\14\ Internal Revenue Service, 2007 Statistics of Income, 
Returns of Active Corporations, Table 5--Selected Balance Sheet, 
Income Statement, and Tax Items, by Sector, by Size of Business 
Receipts.
    \15\ 2007 Census of Government Finance.
---------------------------------------------------------------------------

3. Covered Employers
    The FMLA applies to any employer in the private sector engaged in 
commerce or in an industry affecting commerce who employed 50 or more 
employees each working day during at least 20 weeks in the current or 
preceding calendar year; all public agencies and local education 
agencies; and most Federal employees.
    First, the Department dropped from the profile all establishments 
in employment size classes of less than 50 employees (i.e., 0-49 
employees) except for those in elementary and secondary education. For 
the purpose of this analysis, all Federal government employers are 
assumed to be covered by FMLA regulations as administered by the Office 
of Personnel Management and, therefore, not subject to these revisions; 
State and local government employees, as well as U.S. Postal Service 
employees, are covered by this proposed rulemaking and are included in 
the profile of covered workers. Additionally, based on estimates from 
the 2007 Census of Agriculture, it is likely that very few farms employ 
more than 50 employees, and among those that do, very few of their 
employees are eligible for FMLA due to the seasonality of the work. As 
a result, this analysis assumes that no farm employers are covered by 
FMLA.\16\ See Table 2-2 for a summary of covered employers.
---------------------------------------------------------------------------

    \16\ Based on the 2007 Census of Agriculture, about 2% of all 
farms have more than 10 hired employees, suggesting that the number 
of covered farms is likely very close to zero. Due to the seasonal 
nature of farm employment, it is similarly likely that few employees 
would be eligible for FMLA leave even if the farm were covered.
---------------------------------------------------------------------------

    Additionally, the Department used Statistics of U.S. Business, 2006 
at the 6-digit NAICS level to identify the proportion of employers in 
NAICS 61 ``Education Services'' who are

[[Page 8987]]

categorized as ``Elementary and Secondary Education.'' This proportion 
was used to calculate the number of employers in each size class in 
NAICS 61 that are considered local education agencies, and, therefore, 
covered by FMLA regardless of size. These employers were subtracted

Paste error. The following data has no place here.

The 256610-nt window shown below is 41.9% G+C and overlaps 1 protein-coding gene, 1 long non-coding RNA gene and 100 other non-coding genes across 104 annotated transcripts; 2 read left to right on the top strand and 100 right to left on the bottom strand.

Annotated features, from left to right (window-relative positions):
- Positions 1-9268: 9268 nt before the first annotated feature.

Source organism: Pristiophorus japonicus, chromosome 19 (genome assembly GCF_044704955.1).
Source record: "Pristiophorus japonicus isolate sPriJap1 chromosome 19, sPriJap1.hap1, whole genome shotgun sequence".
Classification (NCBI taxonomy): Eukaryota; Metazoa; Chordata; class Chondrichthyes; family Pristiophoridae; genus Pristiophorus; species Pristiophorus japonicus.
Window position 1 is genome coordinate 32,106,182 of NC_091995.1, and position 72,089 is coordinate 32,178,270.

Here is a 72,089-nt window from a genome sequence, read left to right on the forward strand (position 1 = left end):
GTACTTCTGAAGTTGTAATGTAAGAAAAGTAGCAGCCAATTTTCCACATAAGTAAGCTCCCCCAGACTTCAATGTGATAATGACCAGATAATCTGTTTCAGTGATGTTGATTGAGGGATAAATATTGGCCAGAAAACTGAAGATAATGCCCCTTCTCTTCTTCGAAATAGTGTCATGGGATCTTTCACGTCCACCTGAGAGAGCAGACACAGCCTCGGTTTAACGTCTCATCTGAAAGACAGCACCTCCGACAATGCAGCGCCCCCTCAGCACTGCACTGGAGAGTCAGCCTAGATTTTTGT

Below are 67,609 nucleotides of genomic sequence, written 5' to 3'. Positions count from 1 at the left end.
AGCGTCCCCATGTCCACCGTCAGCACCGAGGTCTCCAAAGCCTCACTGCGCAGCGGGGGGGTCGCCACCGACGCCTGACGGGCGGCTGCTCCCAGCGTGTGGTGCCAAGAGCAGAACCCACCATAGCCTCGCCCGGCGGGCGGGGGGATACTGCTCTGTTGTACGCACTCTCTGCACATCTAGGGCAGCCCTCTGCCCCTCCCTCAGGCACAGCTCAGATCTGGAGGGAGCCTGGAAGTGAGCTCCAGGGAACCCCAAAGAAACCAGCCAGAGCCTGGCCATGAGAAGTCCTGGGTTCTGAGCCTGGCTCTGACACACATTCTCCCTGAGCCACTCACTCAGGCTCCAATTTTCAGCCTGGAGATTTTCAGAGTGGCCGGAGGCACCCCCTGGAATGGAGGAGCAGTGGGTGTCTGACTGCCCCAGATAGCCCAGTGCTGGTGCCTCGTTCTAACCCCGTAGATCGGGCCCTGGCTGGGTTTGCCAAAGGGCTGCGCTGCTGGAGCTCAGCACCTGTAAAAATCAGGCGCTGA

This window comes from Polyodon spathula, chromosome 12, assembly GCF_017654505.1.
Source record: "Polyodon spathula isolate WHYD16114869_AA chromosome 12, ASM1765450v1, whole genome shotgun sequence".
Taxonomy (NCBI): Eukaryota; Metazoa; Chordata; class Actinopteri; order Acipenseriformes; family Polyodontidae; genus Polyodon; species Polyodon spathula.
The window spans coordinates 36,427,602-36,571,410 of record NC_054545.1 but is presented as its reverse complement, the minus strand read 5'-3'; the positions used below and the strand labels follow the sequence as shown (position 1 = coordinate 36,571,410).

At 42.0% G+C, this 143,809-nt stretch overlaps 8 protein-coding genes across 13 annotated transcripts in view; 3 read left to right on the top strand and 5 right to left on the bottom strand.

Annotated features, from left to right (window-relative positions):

from the broader category of education services, and treated separately 
by the analysis; the remaining employers in education services with 
fewer than 50 employees were dropped from the profile.
    Next, the Department calculated an appropriate adjustment factor to 
account for establishments with fewer than 50 employees at a worksite 
owned by a firm with more than 50 employees within 75 miles. It is 
necessary to add an estimated number of these employees back in to the 
industry profile to avoid underestimating the number of covered 
employers and eligible employees affected by the proposed rule.
    The Department calculated this adjustment following the approach 
described in the 2007 ``Preliminary Analysis of the Impacts of 
Prospective Revision to the Regulation Implementing the FMLA of 1993 at 
29 CFR 825'' (hereafter, ``the 2007 PRIA'').\17\ In summary, the 
Department estimated an upper and lower bound on the number of 
employees who may be employed at worksites with less than 50 employees 
owned by firms with greater than 50 employees within 75 miles, and 
calculated the difference between these two estimates. In the absence 
of reliable data on the geographic proximity of establishments owned by 
the same firm, and employment at those establishments, we assumed 50 
percent of workers at these establishments are employed at covered 
worksites.
---------------------------------------------------------------------------

    \17\ CONSAD Research Corporation, December 7, 2007. Pages 6-8.
---------------------------------------------------------------------------

    The lower bound is estimated at the 2-digit industry level as the 
employment in establishments with more than 50 employees according to 
the U.S. County Business Patterns of 2007.\18\ The upper bound is 
estimated as employment in firms with greater than 50 employees 
according to the Statistics of U.S. Businesses 2007 Small employment 
size classes.\19\ Next, the Department calculated fifty percent of the 
difference between the upper and lower bound to estimate the number of 
workers at covered worksites of less than 50 employees in 2007. This 
estimate was then calculated as a percent of total employment in each 
industry, and that percent multiplied by the total employment in each 
industry in 2008 to estimate the number of workers at covered worksites